We’ve certainly seen any number of examples of companies taking a big hit when sexual harassment of employees by key executives comes to light—sometimes someone even makes a pretty good movie about it.  But what about your everyday non-CEO harasser? Does workplace sexual harassment affect the value of the company?  Some might argue that it’s just a case of correlation, not causation, but in this study, the authors found that a high incidence of workplace sexual harassment has a powerful adverse impact on company value. Toxic culture, it turns out, matters when it comes to shareholder value.

In the study, the authors estimated the incidence of sexual harassment by analyzing crowd-sourced, typically anonymous, data from two major career intelligence websites—1.65 million online job reviews, published between 2011 and 2017, covering nearly 1,100 companies. Using that data, the study was able to consider the impact of a potentially larger number of incidents of harassment—including events that victims may have been unwilling to report publicly or even self-identify.  The authors limited the sample to public companies with at least 200 published reviews to minimize the impact of outliers. For each company, the authors determined an “SH score,” an annual measure of the proportion of sexual harassment reports by company. To increase the chance of including in the classification only companies with a reliably high incidence of harassment, the authors considered a company to be a “high-SH company” if its SH score was in the 99th, 98th or 95th percentile of the yearly distribution. Although the authors recognized that individual reviews could be biased, they believed that, collectively, the crowd-sourced data should still be “informative” so long as the “biases do not vary systematically across firms and the sample is sufficiently large.” For verification, the authors also compared their data against several external measures and indices.  The authors used stock returns over a one-year period as the main firm performance metric (rather than looking only at the short window after an event becomes public), as well as profitability and labor expenses as supplementary performance metrics.

The authors found that, for companies in any of three categories used to classify high-SH companies, stock performance declined over the following year, on an annualized basis, at levels ranging from –8.4% to –21.2%, during the sample period.   The authors estimated these declines to reflect losses of annual shareholder value of $0.9 billion to $2.2 billion per “harassment-prone firm.”  What’s more, they suggested that these estimated losses in market cap were likely to “understate the true extent of the damages from sexual harassment, to the extent that our SH score does not fully capture harassment at work.” Monthly stock prices declined for high-SH companies even after controlling for firm size, value, momentum, employee satisfaction, number of employees, profitability and industry.  The authors concluded that their “evidence suggests that a hostile corporate social environment that tolerates sexual harassment has a large negative impact on firm value.”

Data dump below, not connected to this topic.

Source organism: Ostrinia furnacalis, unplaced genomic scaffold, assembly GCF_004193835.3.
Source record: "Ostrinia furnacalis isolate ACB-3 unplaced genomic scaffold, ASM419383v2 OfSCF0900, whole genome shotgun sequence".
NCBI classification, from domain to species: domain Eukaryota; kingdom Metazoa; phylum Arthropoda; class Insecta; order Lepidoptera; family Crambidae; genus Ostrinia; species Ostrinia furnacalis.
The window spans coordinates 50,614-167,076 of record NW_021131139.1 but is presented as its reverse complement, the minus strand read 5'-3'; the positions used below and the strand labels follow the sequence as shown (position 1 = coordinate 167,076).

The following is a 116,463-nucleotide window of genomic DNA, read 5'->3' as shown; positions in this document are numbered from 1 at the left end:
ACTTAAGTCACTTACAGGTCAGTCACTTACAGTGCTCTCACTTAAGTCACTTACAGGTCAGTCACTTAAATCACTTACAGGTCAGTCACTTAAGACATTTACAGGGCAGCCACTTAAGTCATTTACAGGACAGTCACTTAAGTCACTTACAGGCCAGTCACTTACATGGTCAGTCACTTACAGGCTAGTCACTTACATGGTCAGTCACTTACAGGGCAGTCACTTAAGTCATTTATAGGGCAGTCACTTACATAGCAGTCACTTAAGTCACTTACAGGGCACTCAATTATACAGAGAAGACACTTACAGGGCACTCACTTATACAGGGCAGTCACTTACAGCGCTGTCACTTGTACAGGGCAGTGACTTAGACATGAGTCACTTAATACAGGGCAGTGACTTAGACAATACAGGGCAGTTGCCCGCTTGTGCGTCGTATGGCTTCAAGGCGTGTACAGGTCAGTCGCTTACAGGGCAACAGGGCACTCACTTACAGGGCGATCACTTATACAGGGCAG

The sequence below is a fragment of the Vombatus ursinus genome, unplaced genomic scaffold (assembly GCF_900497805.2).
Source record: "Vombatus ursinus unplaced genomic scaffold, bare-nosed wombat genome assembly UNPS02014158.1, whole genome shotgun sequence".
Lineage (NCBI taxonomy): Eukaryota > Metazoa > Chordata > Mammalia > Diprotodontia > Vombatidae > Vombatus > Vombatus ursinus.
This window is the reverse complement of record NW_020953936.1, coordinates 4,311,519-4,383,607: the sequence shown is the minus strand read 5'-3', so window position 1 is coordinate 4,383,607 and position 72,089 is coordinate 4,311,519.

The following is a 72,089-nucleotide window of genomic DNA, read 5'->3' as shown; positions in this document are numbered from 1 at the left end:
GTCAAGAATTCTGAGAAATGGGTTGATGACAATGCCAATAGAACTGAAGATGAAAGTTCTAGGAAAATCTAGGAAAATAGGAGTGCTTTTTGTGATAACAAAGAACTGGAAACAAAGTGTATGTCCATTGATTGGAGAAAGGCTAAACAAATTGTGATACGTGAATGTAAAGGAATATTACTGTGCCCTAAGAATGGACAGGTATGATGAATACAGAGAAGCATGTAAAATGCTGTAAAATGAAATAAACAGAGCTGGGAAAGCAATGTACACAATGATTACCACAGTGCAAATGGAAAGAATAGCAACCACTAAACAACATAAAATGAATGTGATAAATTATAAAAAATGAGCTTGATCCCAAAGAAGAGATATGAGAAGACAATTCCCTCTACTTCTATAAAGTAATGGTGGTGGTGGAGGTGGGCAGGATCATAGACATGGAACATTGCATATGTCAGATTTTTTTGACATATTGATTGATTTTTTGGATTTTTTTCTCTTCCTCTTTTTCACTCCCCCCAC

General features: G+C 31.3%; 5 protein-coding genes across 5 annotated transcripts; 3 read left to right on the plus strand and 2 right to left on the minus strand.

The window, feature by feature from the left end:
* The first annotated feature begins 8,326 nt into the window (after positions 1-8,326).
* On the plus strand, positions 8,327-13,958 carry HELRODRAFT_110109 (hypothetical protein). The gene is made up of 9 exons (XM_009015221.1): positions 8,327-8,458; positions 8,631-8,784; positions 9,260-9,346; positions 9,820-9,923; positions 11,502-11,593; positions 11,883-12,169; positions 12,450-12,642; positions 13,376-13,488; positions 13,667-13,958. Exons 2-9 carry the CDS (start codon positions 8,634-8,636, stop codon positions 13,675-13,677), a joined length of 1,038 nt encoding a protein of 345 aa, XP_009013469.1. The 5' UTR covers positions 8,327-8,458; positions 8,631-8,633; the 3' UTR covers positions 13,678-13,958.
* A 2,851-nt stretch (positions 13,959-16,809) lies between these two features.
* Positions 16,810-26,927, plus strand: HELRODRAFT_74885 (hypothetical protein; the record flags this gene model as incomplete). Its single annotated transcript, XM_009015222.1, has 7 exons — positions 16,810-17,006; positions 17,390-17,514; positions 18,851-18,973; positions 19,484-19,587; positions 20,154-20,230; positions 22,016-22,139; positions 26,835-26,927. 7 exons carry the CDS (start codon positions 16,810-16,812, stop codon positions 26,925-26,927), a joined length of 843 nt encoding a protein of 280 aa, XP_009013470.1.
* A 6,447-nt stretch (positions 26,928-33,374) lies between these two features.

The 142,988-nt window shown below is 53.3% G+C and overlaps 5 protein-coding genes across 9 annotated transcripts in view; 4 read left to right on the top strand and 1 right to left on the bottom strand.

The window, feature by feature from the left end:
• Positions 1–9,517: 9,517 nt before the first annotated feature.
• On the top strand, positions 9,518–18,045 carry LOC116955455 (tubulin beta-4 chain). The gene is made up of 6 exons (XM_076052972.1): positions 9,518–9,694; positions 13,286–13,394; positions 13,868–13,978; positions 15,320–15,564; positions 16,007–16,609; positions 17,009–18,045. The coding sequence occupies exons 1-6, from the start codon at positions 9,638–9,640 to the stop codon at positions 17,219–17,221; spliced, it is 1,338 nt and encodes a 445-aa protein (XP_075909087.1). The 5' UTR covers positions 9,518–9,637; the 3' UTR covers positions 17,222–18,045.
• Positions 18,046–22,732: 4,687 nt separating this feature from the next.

To see the impact of sexual harassment on operating performance, the study used profitability ratios (return on assets or return on equity), finding that “high-SH firms exhibit a large decline in operating profitability over a four-year period.”  The authors suggested that sexual harassment “can have costly consequences that include the attrition of talented employees and customers, and a decrease in creativity and quality of the decisions made by groups that include perpetrators and victimized employees…. In addition, there are large reputational costs to gender discrimination lawsuits and reduced employee morale….Operating profitability should reflect these consequences.” The study found that, high-SH firms’ ROA and ROE decline relative to their low-SH peers in the first year and after two years, “the difference in ROA or ROE between high and low-SH firms becomes statistically significant at the 5% level.” In addition to net profitability, the study also looked at labor costs, finding “that labor costs rise significantly after firms are identified as high-SH firms. These results supplement the stock performance evidence and suggest that sexual harassment harms firm value through lost productivity and higher costs.” The authors concluded that the evidence supported a conclusion that there was a “long-term deleterious association between sexual harassment and firms’ net profitability and labor costs, which helps to explain why high-SH firms suffer large negative stock returns.”

Posted by Cydney Posner